It’s a busy morning in the clinic. A patient who had a 10.30am appointment does not attend. What are the possible implications if neither the clinician nor practice staff take any action regarding the missed appointment? For repeat appointments, the practice staff will be in a better position to identify cases where action is essential and in the patient’s best interests.
They may be able to triage the situation into various categories:
The situation is more complicated if the patient has never been seen before. This is especially so for specialist practices. Specialists have often already received test results or other information indicating a degree of clinical seriousness. A common example is an abnormal pap smear, where the patient fails to attend. Under this circumstance it is essential for the specialist to let the referring GP know of the non-attendance.
You have a duty to exercise reasonable care and skill in the treatment of patients. Administrative staff also have an obligation to exercise reasonable care. This duty extends to the examination, diagnosis and treatment of the patient, the provision of information and follow-up.
Case law regarding patient follow-up has centered on follow-up of tests, and suggests that once you have undertaken tests or recommended a procedure or test, then – for the duration of your relationship with the patient – you have a duty to:
There is also case law outlining the responsibility of a referring doctor to follow up referrals to specialists.
Many practitioners feel that the onus of responsibility on them is too great and that the courts have inappropriately shifted patients’ responsibilities to the practitioner. This may be a genuine feeling but it has limited sympathy in law. It is important to note, however, that the principles underpinning the case law in this area have been captured in College standards and Australian Medical Association (AMA) position statements.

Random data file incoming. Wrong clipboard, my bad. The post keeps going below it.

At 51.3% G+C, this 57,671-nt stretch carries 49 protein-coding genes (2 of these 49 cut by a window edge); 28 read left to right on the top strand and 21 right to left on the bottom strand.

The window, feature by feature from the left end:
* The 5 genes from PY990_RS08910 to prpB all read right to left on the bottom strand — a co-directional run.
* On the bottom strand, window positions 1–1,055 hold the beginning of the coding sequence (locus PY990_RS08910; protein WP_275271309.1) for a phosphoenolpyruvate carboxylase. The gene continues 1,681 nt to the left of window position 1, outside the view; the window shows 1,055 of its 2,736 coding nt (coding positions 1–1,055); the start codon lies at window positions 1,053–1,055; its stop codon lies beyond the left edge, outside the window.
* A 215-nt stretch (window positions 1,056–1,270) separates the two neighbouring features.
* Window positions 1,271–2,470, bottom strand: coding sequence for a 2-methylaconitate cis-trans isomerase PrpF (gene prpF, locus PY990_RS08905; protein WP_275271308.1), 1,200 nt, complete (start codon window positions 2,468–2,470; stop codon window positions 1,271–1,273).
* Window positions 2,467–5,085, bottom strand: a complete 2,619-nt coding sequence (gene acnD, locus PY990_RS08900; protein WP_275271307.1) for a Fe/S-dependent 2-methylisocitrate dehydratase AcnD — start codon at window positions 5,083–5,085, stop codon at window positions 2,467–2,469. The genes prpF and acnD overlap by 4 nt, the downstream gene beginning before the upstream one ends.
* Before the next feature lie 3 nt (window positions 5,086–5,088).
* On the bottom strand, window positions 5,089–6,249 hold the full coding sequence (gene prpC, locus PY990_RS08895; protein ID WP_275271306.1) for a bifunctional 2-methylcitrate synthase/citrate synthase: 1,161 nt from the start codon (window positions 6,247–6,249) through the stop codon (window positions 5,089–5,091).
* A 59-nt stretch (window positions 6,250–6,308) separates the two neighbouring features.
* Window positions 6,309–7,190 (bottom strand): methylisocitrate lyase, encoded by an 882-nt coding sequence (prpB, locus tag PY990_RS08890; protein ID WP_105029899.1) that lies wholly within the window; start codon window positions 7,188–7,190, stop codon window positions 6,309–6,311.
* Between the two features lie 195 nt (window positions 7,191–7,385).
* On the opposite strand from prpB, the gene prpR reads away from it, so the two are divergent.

The RACGP [Royal Australian College of General Practitioners] Standards for General Practices outline a practice’s responsibilities for follow-up of clinically significant tests and results. Clinically significant refers to:
The AMA position statement on patient follow-up and tracking, in section 2.3, Patient Follow-Up, Recall and Reminder Systems, includes the following recommendations for care:
Most GPs now use some form of electronic medical record and practice management system. This has enabled very convenient and reliable recording of patients’ appointments and easy identification of non-attenders. It has also enabled staff to look regularly at a list of outstanding recalls. Unfortunately, errors still occur because of human factors in understanding and using the software.
Strategies to manage this risk include:
Clinically significant referrals should be systematically tracked. When a letter or phone call is received from the specialist, the referral is taken off the list. The list can then be periodically reviewed for any outstanding referrals.
As the practitioner, you have an obligation to fully explain why follow-up is required. Patients may not understand the significance of the need to see another practitioner or have more tests and may dismiss the request. You must make it clear why something must occur, using an interpreter as necessary.
Consider approaching this part of the consultation in the same way as a consent process. By informing the patient of the need for the tests, your concerns, the reasons for and the risks associated with not attending the referral or a follow-up appointment, you pass the responsibility and the choice to the patient. This process and documenting the advice given (for example, explained need for tests to rule out ‘X’. Come back for results in (two weeks) will assist in defending an allegation of the failure to follow up.
All attempts at follow-up need to be documented in the patient’s medical record. Documentation of phone calls should include the date and time of the call, the name of the person who made the call, any message given and any action taken.
Copies of letters sent should be included in the record, and notations made where letters are sent by registered mail. Missed appointments should also be clearly documented in the records. The appointments system should allow a permanent record of all cancellations and failures to attend.
Proactive systems can help prevent missed appointments: